FacebookTwitterLinkedInEmailPrint分享S&P Global Market Intelligence ($):New Mexico’s recently bolstered renewable portfolio standard, or RPS, is expected to be a major driver as Market Intelligence estimates over 10,000 MW of renewable capacity installed in the state by 2030. Aggressive state renewable legislation, the expected participation in the Energy Imbalance Market, or EIM, corporate renewable demand, and a climate that supports utility-scale wind and solar power plants make New Mexico a popular destination for renewable developers through the next decade.In March of 2019, New Mexico’s state Senate passed Senate Bill 489 increasing the state’s RPS from 20% to 50% by 2030, 80% by 2040 with a goal to reach 100% carbon-free by 2045. This is a significant increase to their previous RPS which was set at 20% by 2020. Eligible technologies include solar, wind, geothermal, hydropower, fuel cells not powered by fossil fuels, biomass, landfill gas and anaerobic digested waste biomass.The 847-MW San Juan coal plant is scheduled to close in 2022 and the bill allows Public Service Co. of New Mexico, or PNM, a subsidiary of PNM Resources Inc., to securitize the costs of the closure. PNM has stated they plan to phase out coal generation entirely by 2031. The legislation permits the utilities to retain zero carbon resources in their generation portfolios until Dec. 31, 2047. Zero carbon resources, which would include nuclear power plants, are defined as generation assets that do not produce carbon dioxide emissions.In terms of compliance to their previous RPS obligations, New Mexico utilities have largely fallen short in recent years with qualifying utilities reaching only 83% of their overall RPS requirement in 2017. The previous legislation included carve-outs for wind, solar, biomass and distributed generation and utilities fell short in every technology.The state has an impressive pipeline to help make up this shortfall with over 5,000 MW of wind projects and 1,000 MW of solar projects in various stages of development. The pipeline for wind is particularly front-loaded with over 3,600 MW of capacity planned to come online between the end of 2019 and 2021. Solar projects are a little more spread out with almost 600 of the 1,000 MW planning to come online in 2022. Current estimates project in-state renewable builds surpassing 10,000 MW by 2030. As is the case in many regions across the country, transmission and distribution access will be a consistent concern over the next five years as thousands of megawatts of wind and solar projects undoubtedly located in remote locations across New Mexico are expected to come online.New Mexico’s newly implemented aggressive RPS, its aim to boost their participation in out-of-state markets, abundant land availability and favorable climate for wind and solar energy will make it one of the country’s most popular markets for renewables over the next ten years and beyond.More ($): Over 10 GW of renewable capacity expected in New Mexico by 2030 S&P: 10,000MW of renewable energy capacity to be operating in New Mexico by 2030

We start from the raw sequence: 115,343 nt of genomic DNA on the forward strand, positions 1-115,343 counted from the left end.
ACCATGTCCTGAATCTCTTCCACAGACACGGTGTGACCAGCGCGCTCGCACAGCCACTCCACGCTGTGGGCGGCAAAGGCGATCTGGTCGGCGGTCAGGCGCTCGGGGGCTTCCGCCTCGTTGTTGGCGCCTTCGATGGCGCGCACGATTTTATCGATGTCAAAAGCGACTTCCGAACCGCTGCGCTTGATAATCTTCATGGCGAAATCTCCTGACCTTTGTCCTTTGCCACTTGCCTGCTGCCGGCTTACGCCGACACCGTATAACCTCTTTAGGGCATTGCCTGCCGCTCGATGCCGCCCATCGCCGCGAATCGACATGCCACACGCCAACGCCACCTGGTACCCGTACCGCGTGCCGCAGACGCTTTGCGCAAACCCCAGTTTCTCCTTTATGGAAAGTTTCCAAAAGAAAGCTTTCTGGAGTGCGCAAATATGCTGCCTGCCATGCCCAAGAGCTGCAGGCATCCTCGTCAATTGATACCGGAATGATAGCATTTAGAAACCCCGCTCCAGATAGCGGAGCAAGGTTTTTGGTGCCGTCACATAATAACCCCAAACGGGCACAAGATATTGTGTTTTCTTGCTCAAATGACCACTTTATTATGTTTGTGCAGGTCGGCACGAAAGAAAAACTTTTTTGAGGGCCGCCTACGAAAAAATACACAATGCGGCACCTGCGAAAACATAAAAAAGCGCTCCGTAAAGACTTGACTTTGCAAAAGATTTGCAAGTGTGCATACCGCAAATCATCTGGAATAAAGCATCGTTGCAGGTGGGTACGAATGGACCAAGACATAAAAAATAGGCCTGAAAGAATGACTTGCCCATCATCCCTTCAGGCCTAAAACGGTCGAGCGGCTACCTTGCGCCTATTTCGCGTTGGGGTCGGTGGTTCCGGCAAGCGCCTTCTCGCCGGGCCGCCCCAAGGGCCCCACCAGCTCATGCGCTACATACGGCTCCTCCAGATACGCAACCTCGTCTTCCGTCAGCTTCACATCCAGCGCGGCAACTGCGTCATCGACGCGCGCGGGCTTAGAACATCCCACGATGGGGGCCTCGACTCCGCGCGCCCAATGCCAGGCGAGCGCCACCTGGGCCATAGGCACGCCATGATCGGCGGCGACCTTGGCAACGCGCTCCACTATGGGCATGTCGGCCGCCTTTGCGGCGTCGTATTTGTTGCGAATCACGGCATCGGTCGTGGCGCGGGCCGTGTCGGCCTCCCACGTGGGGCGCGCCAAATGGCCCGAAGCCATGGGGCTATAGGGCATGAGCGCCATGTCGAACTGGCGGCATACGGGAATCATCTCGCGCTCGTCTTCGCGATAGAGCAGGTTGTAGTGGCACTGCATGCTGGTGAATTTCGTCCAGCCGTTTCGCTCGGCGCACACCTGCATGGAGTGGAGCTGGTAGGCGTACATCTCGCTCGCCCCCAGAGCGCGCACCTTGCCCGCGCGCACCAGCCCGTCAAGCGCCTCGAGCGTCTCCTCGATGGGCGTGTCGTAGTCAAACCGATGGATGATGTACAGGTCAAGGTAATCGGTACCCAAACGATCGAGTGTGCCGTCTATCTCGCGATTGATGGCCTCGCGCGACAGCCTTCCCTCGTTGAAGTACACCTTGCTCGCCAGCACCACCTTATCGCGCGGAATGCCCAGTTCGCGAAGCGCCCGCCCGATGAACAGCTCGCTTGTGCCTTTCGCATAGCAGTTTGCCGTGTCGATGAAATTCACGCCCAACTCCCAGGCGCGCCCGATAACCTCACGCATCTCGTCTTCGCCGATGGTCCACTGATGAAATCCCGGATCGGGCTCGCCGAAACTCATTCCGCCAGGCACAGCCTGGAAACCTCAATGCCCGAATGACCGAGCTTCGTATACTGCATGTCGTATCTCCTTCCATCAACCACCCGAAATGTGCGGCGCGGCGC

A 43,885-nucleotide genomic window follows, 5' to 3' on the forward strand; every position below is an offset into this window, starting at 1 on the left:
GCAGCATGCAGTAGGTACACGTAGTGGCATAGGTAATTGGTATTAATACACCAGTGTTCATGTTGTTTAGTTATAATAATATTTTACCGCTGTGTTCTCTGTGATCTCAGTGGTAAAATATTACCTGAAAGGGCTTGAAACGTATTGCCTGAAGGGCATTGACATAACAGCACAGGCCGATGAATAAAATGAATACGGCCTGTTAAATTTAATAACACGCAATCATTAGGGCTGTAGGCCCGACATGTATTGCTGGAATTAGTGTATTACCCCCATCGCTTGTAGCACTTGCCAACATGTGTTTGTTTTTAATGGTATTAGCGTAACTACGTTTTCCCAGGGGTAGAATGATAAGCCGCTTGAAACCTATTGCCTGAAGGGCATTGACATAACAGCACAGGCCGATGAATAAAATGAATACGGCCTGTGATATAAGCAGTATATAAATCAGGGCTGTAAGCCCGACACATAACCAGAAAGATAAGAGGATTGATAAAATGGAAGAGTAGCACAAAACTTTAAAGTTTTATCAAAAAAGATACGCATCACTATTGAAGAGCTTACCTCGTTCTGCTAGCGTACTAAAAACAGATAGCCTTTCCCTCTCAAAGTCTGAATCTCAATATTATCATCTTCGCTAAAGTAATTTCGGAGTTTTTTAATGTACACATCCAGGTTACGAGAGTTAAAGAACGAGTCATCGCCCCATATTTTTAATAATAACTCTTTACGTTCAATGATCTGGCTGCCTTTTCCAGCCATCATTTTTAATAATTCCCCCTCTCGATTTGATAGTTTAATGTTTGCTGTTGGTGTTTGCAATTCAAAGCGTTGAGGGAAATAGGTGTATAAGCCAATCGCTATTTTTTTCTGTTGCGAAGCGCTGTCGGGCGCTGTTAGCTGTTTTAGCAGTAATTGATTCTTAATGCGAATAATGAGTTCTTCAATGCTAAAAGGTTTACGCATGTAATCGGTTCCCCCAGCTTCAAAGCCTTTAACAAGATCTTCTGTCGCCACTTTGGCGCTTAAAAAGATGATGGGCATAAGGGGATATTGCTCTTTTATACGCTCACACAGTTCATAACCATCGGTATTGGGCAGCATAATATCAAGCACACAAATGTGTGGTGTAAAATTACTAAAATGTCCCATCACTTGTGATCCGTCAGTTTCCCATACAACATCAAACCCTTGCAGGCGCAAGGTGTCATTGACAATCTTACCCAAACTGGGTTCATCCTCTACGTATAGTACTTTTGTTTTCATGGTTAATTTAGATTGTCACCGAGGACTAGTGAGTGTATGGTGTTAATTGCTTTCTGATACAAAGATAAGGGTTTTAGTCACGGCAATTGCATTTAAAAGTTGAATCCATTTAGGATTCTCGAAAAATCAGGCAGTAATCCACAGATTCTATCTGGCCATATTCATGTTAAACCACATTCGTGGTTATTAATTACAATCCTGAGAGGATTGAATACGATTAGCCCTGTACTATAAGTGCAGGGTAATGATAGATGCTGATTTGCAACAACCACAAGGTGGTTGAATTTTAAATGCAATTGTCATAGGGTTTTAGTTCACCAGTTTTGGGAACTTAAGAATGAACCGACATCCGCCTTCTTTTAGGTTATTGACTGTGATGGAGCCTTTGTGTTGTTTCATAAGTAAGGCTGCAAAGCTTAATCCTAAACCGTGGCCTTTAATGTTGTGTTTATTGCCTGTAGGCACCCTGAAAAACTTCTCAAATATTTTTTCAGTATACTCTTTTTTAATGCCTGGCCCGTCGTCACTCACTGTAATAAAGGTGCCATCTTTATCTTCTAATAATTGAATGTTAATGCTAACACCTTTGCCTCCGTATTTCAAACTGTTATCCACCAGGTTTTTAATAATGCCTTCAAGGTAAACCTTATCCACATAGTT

Going the Distance: Lawrence Dye has been pedaling the Virginia Creeper Trail for 15 years.If you rode your bike around the Earth six times, you would still have to pedal farther to match the mileage of Lawrence Dye…and he’s 80 years old.You have probably crossed paths with Dye if you’ve been on the Virginia Creeper Trail in the past 15 years. The Legend of the Creeper Trail has logged over 165,000 miles on the trail and shows no signs of slowing down even as he approaches his 81st birthday. Dye’s trail persistence has been intertwined with the Creeper Trail virtually since its inception as one of the premier rails to trails paths in the Southeast.The last Virginia Creeper train ran in 1977, so nicknamed due to the slow crawl it took over the mountain railroad and the ivy that flanked its route. Through a partnership among the towns of Abingdon and Damascus and the U.S. Forest Service, the Creeper Trail was refurbished for bike, horse, and foot traffic and opened to the public in 1984. It was designated a National Recreation Trail in 1985. The trail stretches a total of 34.3 miles from downtown Abington to a mile past Whitetop Station at the Virginia-North Carolina border.The trail’s transformation was not without controversy, however. Since the 15-mile stretch between Abingdon and Damascus runs through mostly private land, homeowners posed a significant roadblock to the trail’s creation. Despite the throughway being purchased from Norfolk and Western Railway, many landowners hoped to reclaim the land as their own. Lawsuits, heated town council meetings, and a series of sabotage attempts followed, including placing obstacles on the trail and the mysterious burning of a trestle in 1985. It was obvious there needed to be an advocate for the young Virginia Creeper and its purpose as a recreational, multi-use trail.Dye began riding the Virginia Creeper casually after retiring as a state auditor in 1988. He began pedaling the trail in earnest beginning in 1990. Although he has ridden its length thousands of times since then, that first 17-mile trip was a doozy.“I just rode from Abingdon to Alvarado and back. I didn’t have much problem doing it, but I got back to my house and tried to get out of my truck and I nearly fell,” he remembers. “I just wasn’t used to doing it.”Legend of the Virginia Creeper from Summit Publishing on Vimeo.Despite the inauspicious beginning, that first ride sparked a passion for the trail that shows no sign of fading. Despite the 3% grade heading from Damascus to Whitetop Station, Dye tackled the entire 68-mile round trip nearly five times a week for two decades. His career as an auditor and his acquired habit of record keeping made it easy to log his almost daily trips and the mileage began to pile up.“It just started happening,” says Dye. “When I got to 50,000, I said, ‘I’ll step it up a little. If I do 10,000 miles a year over the next five years, I’ll get to 100,000.’ So that’s whatI did.”“We’ve got our own Lance Armstrong right here,” declared Wayne Miller, current president of the Virginia Creeper Trail Club.The nonprofit Virginia Creeper Trail Club was formed in 1989 to oversee the maintenance, promotion and preservation of the trail. Today, an estimated 200,000 people traverse the trail each year and is kept in shape by a network of club members deemed Creeper Keepers. But probably no one has done more to promote the trail than its most seasoned veteran and official Trail Ambassador. Dye has been greeting visitors, cleaning up trash and helping to change tires on the trail on a daily basis for over 20 years, a fact that does not go unnoticed by trail users, both local and from out of state.“I ride it so much and I love it,” he says. “I meet people all the time and they know me. They’re looking for me and stop and take a picture. It promotes the trail and it’s been good for me.”The large amount of Creeper traffic coming through town has been a boon to the local economy. So much so, an entire industry has developed around it including shuttle buses, restaurants and lodging. This puts a lot of pressure on the trail during the peak summer months, but Dye sees this as a continuation of the trail’s true purpose.“The shuttle service provides a way for the whole family to use [the trail]. From Whitetop down, you can ride without much effort, if you can keep from wrecking,” he says, laughing.Dye rides at a pace that belies his age. During his rides he is constantly on the pedals and moves with surprising speed. His use of the trail as a physical fitness regime is surely to be admired, but that is not the only reason he continues to ride. The natural beauty of the Virginia Creeper Trail, with its 47 trestles, river crossings, and pristine open pastures and rolling hills, is also a motivating factor. But what ultimately brings Dye back to the trail after all these years is the human element of the trail, its ability to bring a community and strangers together on common ground.“Some people say it’s crazy to do it, but I do it anyway,” he says. “I meet people all the time from all over the world, and that’s a great joy.”Ride with the LegendWant to take a spin on the Creeper Trail with Lawrence Dye? You’ll have your chance on July 28 during the annual Ride With the Legend event. Lawrence and crew ride the entire trail from Abingdon to Whitetop and back in conjunction with the weeklong Virginia Highlands Festival. Think you have what it takes?Tell us if Lawrence Dye is the most inspring outdoor person to you and more in the Best of the Blue Ridge Ballot!Wolf Hills Brewing CompanyThe latest addition to Virginia’s craft beer renaissance is Wolf Hills Brewing Company in Abingdon. Brewing in small batches and distributing, for now, only in the Virginia Highlands, Wolf Hills has built a reputation for fresh and creative brews like their White Blaze Honey Cream Ale and Creeper Trail Amber Ale. You can find their beer on tap around town or stop in for a tasting on Tuesdays and Thursdays.